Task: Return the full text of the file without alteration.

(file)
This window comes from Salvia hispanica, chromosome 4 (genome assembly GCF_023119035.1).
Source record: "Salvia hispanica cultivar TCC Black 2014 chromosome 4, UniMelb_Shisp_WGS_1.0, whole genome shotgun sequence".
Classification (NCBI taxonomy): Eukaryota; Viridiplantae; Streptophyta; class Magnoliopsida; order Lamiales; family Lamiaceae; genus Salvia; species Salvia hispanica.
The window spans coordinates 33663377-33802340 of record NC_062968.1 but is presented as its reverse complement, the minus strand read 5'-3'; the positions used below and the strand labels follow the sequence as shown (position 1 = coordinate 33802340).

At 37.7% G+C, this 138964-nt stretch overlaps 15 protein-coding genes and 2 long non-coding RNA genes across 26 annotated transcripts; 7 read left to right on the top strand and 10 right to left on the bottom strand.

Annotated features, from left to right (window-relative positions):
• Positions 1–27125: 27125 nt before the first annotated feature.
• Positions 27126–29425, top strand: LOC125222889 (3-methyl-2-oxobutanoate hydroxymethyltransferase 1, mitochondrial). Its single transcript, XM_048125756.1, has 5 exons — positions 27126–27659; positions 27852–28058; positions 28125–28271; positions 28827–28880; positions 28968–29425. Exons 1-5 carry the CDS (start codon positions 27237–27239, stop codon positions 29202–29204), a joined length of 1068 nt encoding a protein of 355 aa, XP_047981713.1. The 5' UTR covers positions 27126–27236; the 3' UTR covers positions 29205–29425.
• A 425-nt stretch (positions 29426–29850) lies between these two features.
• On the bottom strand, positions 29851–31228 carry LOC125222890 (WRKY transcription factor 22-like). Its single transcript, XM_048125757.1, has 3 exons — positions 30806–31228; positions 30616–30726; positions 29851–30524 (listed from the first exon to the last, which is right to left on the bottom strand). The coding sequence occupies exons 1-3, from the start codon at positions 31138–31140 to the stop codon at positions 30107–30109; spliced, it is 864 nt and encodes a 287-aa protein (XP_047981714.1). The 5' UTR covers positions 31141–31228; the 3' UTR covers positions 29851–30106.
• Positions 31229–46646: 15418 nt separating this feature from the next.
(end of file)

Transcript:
This window comes from Salvia hispanica, chromosome 4 (genome assembly GCF_023119035.1).
Source record: "Salvia hispanica cultivar TCC Black 2014 chromosome 4, UniMelb_Shisp_WGS_1.0, whole genome shotgun sequence".
Classification (NCBI taxonomy): Eukaryota; Viridiplantae; Streptophyta; class Magnoliopsida; order Lamiales; family Lamiaceae; genus Salvia; species Salvia hispanica.
The window spans coordinates 33663377-33802340 of record NC_062968.1 but is presented as its reverse complement, the minus strand read 5'-3'; the positions used below and the strand labels follow the sequence as shown (position 1 = coordinate 33802340).

At 37.7% G+C, this 138964-nt stretch overlaps 15 protein-coding genes and 2 long non-coding RNA genes across 26 annotated transcripts; 7 read left to right on the top strand and 10 right to left on the bottom strand.

Annotated features, from left to right (window-relative positions):
• Positions 1–27125: 27125 nt before the first annotated feature.
• Positions 27126–29425, top strand: LOC125222889 (3-methyl-2-oxobutanoate hydroxymethyltransferase 1, mitochondrial). Its single transcript, XM_048125756.1, has 5 exons — positions 27126–27659; positions 27852–28058; positions 28125–28271; positions 28827–28880; positions 28968–29425. Exons 1-5 carry the CDS (start codon positions 27237–27239, stop codon positions 29202–29204), a joined length of 1068 nt encoding a protein of 355 aa, XP_047981713.1. The 5' UTR covers positions 27126–27236; the 3' UTR covers positions 29205–29425.
• A 425-nt stretch (positions 29426–29850) lies between these two features.
• On the bottom strand, positions 29851–31228 carry LOC125222890 (WRKY transcription factor 22-like). Its single transcript, XM_048125757.1, has 3 exons — positions 30806–31228; positions 30616–30726; positions 29851–30524 (listed from the first exon to the last, which is right to left on the bottom strand). The coding sequence occupies exons 1-3, from the start codon at positions 31138–31140 to the stop codon at positions 30107–30109; spliced, it is 864 nt and encodes a 287-aa protein (XP_047981714.1). The 5' UTR covers positions 31141–31228; the 3' UTR covers positions 29851–30106.
• Positions 31229–46646: 15418 nt separating this feature from the next.